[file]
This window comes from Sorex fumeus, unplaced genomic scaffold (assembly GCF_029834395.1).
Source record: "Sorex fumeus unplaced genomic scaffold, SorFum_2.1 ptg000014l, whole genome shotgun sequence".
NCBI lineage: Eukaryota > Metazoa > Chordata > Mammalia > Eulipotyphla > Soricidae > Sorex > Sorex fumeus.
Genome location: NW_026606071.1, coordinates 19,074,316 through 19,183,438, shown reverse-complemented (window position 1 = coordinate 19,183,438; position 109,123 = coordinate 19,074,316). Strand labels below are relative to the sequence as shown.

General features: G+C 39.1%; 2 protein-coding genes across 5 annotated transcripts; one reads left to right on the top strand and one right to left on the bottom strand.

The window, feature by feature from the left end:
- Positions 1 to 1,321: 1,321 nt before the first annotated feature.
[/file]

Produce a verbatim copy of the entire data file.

This window comes from Sorex fumeus, unplaced genomic scaffold (assembly GCF_029834395.1).
Source record: "Sorex fumeus unplaced genomic scaffold, SorFum_2.1 ptg000014l, whole genome shotgun sequence".
NCBI lineage: Eukaryota > Metazoa > Chordata > Mammalia > Eulipotyphla > Soricidae > Sorex > Sorex fumeus.
Genome location: NW_026606071.1, coordinates 19,074,316 through 19,183,438, shown reverse-complemented (window position 1 = coordinate 19,183,438; position 109,123 = coordinate 19,074,316). Strand labels below are relative to the sequence as shown.

General features: G+C 39.1%; 2 protein-coding genes across 5 annotated transcripts; one reads left to right on the top strand and one right to left on the bottom strand.

The window, feature by feature from the left end:
- Positions 1 to 1,321: 1,321 nt before the first annotated feature.